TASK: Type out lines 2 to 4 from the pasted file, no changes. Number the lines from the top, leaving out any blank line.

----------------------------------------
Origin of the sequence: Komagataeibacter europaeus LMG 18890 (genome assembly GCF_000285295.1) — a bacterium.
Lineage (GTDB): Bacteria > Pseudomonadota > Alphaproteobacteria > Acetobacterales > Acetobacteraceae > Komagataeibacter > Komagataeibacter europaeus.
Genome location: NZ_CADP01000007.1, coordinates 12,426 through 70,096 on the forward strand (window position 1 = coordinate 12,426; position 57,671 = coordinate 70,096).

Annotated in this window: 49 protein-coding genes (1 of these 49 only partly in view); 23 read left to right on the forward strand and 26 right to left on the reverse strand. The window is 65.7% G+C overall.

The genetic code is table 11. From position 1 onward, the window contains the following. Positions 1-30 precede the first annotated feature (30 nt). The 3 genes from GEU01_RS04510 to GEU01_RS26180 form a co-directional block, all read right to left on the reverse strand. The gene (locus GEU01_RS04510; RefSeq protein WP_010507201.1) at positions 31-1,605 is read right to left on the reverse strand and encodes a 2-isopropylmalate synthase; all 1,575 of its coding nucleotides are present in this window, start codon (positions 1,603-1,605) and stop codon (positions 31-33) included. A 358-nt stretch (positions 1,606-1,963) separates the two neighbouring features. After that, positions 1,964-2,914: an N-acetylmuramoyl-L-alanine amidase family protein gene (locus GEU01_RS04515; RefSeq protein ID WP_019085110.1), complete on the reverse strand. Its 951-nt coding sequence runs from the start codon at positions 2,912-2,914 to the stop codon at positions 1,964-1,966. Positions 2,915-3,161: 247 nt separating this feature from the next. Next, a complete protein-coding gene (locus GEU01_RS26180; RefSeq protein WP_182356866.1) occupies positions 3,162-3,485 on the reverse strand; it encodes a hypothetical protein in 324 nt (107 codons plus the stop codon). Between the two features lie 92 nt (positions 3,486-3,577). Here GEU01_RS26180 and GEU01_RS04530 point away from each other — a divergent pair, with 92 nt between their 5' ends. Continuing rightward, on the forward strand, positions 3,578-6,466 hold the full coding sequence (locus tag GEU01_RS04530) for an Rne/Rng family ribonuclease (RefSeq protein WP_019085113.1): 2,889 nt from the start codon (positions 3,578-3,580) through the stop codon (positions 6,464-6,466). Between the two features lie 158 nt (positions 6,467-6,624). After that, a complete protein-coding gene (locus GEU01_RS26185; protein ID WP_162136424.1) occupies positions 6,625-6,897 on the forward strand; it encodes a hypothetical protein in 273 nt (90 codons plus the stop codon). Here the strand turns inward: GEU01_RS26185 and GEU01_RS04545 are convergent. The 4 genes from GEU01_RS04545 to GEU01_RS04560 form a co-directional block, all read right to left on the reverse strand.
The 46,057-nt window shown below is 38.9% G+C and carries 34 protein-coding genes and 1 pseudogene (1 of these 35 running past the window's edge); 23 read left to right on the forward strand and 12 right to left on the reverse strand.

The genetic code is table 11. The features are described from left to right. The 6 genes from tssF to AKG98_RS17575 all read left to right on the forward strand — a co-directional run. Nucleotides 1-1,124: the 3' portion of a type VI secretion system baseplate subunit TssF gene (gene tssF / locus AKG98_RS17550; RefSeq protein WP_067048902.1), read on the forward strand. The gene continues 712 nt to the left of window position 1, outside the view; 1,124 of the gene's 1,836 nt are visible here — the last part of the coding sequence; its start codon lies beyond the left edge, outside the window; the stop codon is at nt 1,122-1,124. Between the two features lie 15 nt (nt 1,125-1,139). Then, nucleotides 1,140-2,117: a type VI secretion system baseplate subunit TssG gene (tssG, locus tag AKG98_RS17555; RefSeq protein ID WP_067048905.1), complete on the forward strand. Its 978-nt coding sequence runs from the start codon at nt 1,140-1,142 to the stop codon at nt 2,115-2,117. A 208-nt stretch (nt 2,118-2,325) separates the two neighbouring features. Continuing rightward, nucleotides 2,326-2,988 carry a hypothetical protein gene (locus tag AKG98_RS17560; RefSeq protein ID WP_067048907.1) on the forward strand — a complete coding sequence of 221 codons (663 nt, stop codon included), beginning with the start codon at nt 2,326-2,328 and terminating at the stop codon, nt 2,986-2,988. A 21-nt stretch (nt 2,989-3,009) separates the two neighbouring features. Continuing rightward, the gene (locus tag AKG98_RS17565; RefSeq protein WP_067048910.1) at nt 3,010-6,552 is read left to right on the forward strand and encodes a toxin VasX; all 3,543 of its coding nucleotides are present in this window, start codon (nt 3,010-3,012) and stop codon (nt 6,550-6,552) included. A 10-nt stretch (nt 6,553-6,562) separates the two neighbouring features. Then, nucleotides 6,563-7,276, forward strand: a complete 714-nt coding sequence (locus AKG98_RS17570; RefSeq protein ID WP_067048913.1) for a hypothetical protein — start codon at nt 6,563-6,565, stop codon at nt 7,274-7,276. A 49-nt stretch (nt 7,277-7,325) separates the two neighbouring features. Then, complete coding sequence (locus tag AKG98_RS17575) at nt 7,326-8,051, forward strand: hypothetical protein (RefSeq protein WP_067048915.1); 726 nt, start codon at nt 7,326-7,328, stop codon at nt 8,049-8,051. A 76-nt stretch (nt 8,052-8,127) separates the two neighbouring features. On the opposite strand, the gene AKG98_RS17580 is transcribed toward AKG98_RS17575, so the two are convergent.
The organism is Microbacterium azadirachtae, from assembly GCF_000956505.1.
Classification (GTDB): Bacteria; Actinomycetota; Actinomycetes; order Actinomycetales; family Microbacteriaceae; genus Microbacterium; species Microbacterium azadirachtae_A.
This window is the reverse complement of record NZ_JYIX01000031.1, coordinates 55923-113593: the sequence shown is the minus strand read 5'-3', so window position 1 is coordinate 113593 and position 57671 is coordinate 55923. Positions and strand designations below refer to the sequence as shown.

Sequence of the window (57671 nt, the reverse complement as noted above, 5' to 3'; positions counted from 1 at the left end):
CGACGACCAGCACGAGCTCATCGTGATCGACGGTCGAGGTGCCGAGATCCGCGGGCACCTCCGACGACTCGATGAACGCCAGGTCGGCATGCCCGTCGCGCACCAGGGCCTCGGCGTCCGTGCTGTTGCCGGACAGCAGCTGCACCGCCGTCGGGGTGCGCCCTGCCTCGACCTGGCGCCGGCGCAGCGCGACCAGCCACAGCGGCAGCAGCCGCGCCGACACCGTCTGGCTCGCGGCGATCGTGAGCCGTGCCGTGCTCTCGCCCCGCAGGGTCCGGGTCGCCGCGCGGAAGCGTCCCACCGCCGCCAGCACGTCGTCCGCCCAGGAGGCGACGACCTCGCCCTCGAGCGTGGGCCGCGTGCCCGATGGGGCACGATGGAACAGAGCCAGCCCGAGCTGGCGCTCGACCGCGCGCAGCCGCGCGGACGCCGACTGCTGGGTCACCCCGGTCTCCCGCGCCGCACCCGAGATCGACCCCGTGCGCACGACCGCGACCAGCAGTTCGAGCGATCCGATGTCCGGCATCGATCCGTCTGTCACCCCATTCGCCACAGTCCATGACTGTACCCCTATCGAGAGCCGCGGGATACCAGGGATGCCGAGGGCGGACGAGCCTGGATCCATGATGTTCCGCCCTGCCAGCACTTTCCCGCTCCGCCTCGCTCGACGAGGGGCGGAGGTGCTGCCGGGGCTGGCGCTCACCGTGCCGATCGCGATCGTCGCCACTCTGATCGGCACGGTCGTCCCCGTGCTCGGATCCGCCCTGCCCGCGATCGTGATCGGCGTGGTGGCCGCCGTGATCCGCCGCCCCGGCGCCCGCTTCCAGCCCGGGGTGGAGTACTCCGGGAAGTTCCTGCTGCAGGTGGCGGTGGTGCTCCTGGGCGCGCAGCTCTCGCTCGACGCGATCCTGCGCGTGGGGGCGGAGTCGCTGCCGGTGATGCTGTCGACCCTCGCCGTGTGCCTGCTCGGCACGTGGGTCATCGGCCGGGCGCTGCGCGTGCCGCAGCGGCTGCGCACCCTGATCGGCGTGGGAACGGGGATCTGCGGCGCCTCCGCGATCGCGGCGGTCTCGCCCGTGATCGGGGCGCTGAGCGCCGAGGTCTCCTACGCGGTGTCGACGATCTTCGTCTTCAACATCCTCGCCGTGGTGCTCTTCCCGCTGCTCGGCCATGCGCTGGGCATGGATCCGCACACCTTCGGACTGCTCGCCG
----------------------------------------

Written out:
Lineage (GTDB): Bacteria > Pseudomonadota > Alphaproteobacteria > Acetobacterales > Acetobacteraceae > Komagataeibacter > Komagataeibacter europaeus.
Genome location: NZ_CADP01000007.1, coordinates 12,426 through 70,096 on the forward strand (window position 1 = coordinate 12,426; position 57,671 = coordinate 70,096).

Annotated in this window: 49 protein-coding genes (1 of these 49 only partly in view); 23 read left to right on the forward strand and 26 right to left on the reverse strand. The window is 65.7% G+C overall.